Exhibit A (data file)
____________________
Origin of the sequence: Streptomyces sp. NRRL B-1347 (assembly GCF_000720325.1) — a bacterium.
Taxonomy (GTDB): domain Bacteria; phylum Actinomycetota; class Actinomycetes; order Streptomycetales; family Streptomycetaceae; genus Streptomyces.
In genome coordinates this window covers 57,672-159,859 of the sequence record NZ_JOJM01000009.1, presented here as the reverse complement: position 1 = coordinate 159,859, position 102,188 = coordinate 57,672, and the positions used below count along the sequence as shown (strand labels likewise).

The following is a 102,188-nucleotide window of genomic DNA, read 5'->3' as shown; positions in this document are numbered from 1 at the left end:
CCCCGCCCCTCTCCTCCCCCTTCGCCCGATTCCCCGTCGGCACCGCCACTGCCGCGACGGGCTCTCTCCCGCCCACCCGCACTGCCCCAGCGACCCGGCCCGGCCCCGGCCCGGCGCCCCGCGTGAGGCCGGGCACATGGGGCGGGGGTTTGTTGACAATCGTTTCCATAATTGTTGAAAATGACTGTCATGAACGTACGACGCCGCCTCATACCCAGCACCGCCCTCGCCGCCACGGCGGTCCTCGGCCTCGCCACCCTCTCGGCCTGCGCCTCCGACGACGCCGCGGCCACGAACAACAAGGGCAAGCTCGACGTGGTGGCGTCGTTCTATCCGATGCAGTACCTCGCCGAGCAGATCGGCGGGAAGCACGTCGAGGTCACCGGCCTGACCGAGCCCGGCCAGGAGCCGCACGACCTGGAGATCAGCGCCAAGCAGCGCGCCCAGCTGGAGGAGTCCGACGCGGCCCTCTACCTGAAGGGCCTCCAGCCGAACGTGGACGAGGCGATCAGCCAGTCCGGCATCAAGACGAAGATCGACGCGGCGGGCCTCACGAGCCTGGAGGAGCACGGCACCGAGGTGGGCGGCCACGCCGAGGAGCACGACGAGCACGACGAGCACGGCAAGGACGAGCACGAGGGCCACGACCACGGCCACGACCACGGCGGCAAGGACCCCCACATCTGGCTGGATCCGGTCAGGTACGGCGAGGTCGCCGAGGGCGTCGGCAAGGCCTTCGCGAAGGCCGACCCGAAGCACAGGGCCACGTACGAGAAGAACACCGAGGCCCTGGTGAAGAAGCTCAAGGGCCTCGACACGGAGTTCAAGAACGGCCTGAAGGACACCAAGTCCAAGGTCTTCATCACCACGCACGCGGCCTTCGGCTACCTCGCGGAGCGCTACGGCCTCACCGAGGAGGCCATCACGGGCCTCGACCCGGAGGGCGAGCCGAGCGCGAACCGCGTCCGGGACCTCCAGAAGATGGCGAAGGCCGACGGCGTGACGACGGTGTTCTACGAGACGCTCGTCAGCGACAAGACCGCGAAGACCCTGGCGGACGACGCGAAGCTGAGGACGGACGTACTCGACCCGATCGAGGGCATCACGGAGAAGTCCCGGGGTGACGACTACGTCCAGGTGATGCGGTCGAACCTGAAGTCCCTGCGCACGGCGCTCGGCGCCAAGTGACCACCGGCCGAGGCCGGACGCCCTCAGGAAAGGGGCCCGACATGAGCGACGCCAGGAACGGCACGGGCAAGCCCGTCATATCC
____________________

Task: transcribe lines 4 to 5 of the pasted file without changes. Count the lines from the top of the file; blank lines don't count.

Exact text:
The following is a 102,188-nucleotide window of genomic DNA, read 5'->3' as shown; positions in this document are numbered from 1 at the left end:
CCCCGCCCCTCTCCTCCCCCTTCGCCCGATTCCCCGTCGGCACCGCCACTGCCGCGACGGGCTCTCTCCCGCCCACCCGCACTGCCCCAGCGACCCGGCCCGGCCCCGGCCCGGCGCCCCGCGTGAGGCCGGGCACATGGGGCGGGGGTTTGTTGACAATCGTTTCCATAATTGTTGAAAATGACTGTCATGAACGTACGACGCCGCCTCATACCCAGCACCGCCCTCGCCGCCACGGCGGTCCTCGGCCTCGCCACCCTCTCGGCCTGCGCCTCCGACGACGCCGCGGCCACGAACAACAAGGGCAAGCTCGACGTGGTGGCGTCGTTCTATCCGATGCAGTACCTCGCCGAGCAGATCGGCGGGAAGCACGTCGAGGTCACCGGCCTGACCGAGCCCGGCCAGGAGCCGCACGACCTGGAGATCAGCGCCAAGCAGCGCGCCCAGCTGGAGGAGTCCGACGCGGCCCTCTACCTGAAGGGCCTCCAGCCGAACGTGGACGAGGCGATCAGCCAGTCCGGCATCAAGACGAAGATCGACGCGGCGGGCCTCACGAGCCTGGAGGAGCACGGCACCGAGGTGGGCGGCCACGCCGAGGAGCACGACGAGCACGACGAGCACGGCAAGGACGAGCACGAGGGCCACGACCACGGCCACGACCACGGCGGCAAGGACCCCCACATCTGGCTGGATCCGGTCAGGTACGGCGAGGTCGCCGAGGGCGTCGGCAAGGCCTTCGCGAAGGCCGACCCGAAGCACAGGGCCACGTACGAGAAGAACACCGAGGCCCTGGTGAAGAAGCTCAAGGGCCTCGACACGGAGTTCAAGAACGGCCTGAAGGACACCAAGTCCAAGGTCTTCATCACCACGCACGCGGCCTTCGGCTACCTCGCGGAGCGCTACGGCCTCACCGAGGAGGCCATCACGGGCCTCGACCCGGAGGGCGAGCCGAGCGCGAACCGCGTCCGGGACCTCCAGAAGATGGCGAAGGCCGACGGCGTGACGACGGTGTTCTACGAGACGCTCGTCAGCGACAAGACCGCGAAGACCCTGGCGGACGACGCGAAGCTGAGGACGGACGTACTCGACCCGATCGAGGGCATCACGGAGAAGTCCCGGGGTGACGACTACGTCCAGGTGATGCGGTCGAACCTGAAGTCCCTGCGCACGGCGCTCGGCGCCAAGTGACCACCGGCCGAGGCCGGACGCCCTCAGGAAAGGGGCCCGACATGAGCGACGCCAGGAACGGCACGGGCAAGCCCGTCATATCC